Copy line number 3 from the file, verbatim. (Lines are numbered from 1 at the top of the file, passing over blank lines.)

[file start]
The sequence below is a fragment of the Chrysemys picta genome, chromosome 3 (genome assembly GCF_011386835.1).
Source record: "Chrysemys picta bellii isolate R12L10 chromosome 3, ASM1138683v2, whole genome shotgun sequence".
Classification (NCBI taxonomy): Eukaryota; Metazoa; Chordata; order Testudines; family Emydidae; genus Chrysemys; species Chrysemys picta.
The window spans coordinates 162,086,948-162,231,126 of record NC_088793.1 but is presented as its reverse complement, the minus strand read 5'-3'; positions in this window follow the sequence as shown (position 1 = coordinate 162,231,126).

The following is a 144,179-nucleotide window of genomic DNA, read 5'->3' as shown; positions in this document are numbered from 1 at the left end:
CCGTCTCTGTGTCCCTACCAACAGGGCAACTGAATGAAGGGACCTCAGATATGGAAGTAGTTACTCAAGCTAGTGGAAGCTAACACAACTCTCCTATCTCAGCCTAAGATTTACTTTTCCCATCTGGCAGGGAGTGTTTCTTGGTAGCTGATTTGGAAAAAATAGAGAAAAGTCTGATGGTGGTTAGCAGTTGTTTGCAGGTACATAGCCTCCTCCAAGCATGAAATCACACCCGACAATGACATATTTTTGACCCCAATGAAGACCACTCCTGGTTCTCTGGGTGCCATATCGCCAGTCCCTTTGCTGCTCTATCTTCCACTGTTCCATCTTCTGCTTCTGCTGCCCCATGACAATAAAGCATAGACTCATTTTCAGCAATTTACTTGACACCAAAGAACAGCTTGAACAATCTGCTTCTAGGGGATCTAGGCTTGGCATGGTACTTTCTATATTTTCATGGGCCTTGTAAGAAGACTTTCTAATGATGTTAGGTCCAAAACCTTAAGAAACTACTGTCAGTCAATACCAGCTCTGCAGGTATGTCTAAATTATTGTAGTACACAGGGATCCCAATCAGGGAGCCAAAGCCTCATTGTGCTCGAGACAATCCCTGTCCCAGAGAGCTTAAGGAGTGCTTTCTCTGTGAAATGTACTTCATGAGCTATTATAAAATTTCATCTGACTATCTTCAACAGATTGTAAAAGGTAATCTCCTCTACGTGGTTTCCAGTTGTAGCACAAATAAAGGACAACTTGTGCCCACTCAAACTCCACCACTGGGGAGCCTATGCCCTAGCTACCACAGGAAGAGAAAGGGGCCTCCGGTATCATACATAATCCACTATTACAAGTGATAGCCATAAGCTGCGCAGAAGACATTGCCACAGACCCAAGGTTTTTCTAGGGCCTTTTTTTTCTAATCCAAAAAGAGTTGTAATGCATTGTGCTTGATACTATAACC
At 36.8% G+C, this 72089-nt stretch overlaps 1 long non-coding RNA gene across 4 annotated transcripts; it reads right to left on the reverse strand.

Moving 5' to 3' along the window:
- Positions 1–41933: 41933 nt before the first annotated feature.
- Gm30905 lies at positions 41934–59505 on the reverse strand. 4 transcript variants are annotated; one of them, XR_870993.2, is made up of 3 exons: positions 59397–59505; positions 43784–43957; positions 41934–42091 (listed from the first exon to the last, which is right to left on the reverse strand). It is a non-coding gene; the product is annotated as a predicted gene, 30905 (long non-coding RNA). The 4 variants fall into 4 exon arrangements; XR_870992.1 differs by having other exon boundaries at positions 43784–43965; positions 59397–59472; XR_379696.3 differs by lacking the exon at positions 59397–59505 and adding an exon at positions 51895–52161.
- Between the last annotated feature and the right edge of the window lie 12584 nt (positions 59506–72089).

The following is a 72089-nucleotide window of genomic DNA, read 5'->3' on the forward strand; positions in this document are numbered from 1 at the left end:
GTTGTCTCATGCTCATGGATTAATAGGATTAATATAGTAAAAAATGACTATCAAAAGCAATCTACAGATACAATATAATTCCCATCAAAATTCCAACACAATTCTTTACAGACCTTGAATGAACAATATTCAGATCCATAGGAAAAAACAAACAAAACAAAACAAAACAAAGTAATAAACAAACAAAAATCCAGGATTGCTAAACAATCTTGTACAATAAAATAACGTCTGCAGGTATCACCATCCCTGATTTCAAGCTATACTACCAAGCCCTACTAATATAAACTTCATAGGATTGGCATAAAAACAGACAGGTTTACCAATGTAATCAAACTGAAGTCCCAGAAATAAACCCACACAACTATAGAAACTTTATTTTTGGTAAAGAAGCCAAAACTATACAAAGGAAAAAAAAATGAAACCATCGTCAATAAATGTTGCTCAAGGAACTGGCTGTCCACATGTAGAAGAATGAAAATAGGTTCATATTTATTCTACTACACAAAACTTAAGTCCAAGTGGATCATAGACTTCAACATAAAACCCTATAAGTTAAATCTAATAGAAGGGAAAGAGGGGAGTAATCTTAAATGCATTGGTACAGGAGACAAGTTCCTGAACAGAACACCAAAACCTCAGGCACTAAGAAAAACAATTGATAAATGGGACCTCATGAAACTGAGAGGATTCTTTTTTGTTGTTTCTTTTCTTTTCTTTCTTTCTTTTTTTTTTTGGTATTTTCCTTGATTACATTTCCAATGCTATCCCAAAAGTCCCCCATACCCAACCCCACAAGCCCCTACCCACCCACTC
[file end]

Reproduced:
Classification (NCBI taxonomy): Eukaryota; Metazoa; Chordata; order Testudines; family Emydidae; genus Chrysemys; species Chrysemys picta.